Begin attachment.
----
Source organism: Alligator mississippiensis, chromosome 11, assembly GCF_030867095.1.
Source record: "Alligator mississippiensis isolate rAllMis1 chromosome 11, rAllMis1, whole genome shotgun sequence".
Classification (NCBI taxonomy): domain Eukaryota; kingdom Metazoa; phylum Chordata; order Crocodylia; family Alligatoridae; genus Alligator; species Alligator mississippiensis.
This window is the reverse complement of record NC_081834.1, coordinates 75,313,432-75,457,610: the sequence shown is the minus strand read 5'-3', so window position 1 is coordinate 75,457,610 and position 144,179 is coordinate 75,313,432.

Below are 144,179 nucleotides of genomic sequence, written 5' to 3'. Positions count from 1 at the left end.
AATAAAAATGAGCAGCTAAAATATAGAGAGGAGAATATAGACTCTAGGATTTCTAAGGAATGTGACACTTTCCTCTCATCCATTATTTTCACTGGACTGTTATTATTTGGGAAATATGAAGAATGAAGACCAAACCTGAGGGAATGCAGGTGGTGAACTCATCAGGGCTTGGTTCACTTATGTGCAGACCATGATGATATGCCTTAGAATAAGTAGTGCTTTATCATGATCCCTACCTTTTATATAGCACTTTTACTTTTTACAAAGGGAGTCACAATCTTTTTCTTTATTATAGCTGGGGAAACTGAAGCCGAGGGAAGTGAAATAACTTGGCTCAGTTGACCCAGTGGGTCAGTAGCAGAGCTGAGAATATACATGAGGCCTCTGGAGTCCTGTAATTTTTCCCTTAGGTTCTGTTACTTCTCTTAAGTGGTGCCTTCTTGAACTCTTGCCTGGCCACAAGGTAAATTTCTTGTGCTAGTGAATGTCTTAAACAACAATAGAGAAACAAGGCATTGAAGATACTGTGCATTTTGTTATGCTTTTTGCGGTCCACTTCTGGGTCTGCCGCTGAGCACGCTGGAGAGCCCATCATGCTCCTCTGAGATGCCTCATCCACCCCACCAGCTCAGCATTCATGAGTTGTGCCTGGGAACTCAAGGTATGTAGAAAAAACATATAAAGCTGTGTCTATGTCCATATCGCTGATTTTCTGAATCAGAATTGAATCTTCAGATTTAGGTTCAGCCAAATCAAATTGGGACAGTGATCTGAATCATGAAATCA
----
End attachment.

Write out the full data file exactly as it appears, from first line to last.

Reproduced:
Source organism: Alligator mississippiensis, chromosome 11, assembly GCF_030867095.1.
Source record: "Alligator mississippiensis isolate rAllMis1 chromosome 11, rAllMis1, whole genome shotgun sequence".
Classification (NCBI taxonomy): domain Eukaryota; kingdom Metazoa; phylum Chordata; order Crocodylia; family Alligatoridae; genus Alligator; species Alligator mississippiensis.
This window is the reverse complement of record NC_081834.1, coordinates 75,313,432-75,457,610: the sequence shown is the minus strand read 5'-3', so window position 1 is coordinate 75,457,610 and position 144,179 is coordinate 75,313,432.

Below are 144,179 nucleotides of genomic sequence, written 5' to 3'. Positions count from 1 at the left end.
AATAAAAATGAGCAGCTAAAATATAGAGAGGAGAATATAGACTCTAGGATTTCTAAGGAATGTGACACTTTCCTCTCATCCATTATTTTCACTGGACTGTTATTATTTGGGAAATATGAAGAATGAAGACCAAACCTGAGGGAATGCAGGTGGTGAACTCATCAGGGCTTGGTTCACTTATGTGCAGACCATGATGATATGCCTTAGAATAAGTAGTGCTTTATCATGATCCCTACCTTTTATATAGCACTTTTACTTTTTACAAAGGGAGTCACAATCTTTTTCTTTATTATAGCTGGGGAAACTGAAGCCGAGGGAAGTGAAATAACTTGGCTCAGTTGACCCAGTGGGTCAGTAGCAGAGCTGAGAATATACATGAGGCCTCTGGAGTCCTGTAATTTTTCCCTTAGGTTCTGTTACTTCTCTTAAGTGGTGCCTTCTTGAACTCTTGCCTGGCCACAAGGTAAATTTCTTGTGCTAGTGAATGTCTTAAACAACAATAGAGAAACAAGGCATTGAAGATACTGTGCATTTTGTTATGCTTTTTGCGGTCCACTTCTGGGTCTGCCGCTGAGCACGCTGGAGAGCCCATCATGCTCCTCTGAGATGCCTCATCCACCCCACCAGCTCAGCATTCATGAGTTGTGCCTGGGAACTCAAGGTATGTAGAAAAAACATATAAAGCTGTGTCTATGTCCATATCGCTGATTTTCTGAATCAGAATTGAATCTTCAGATTTAGGTTCAGCCAAATCAAATTGGGACAGTGATCTGAATCATGAAATCA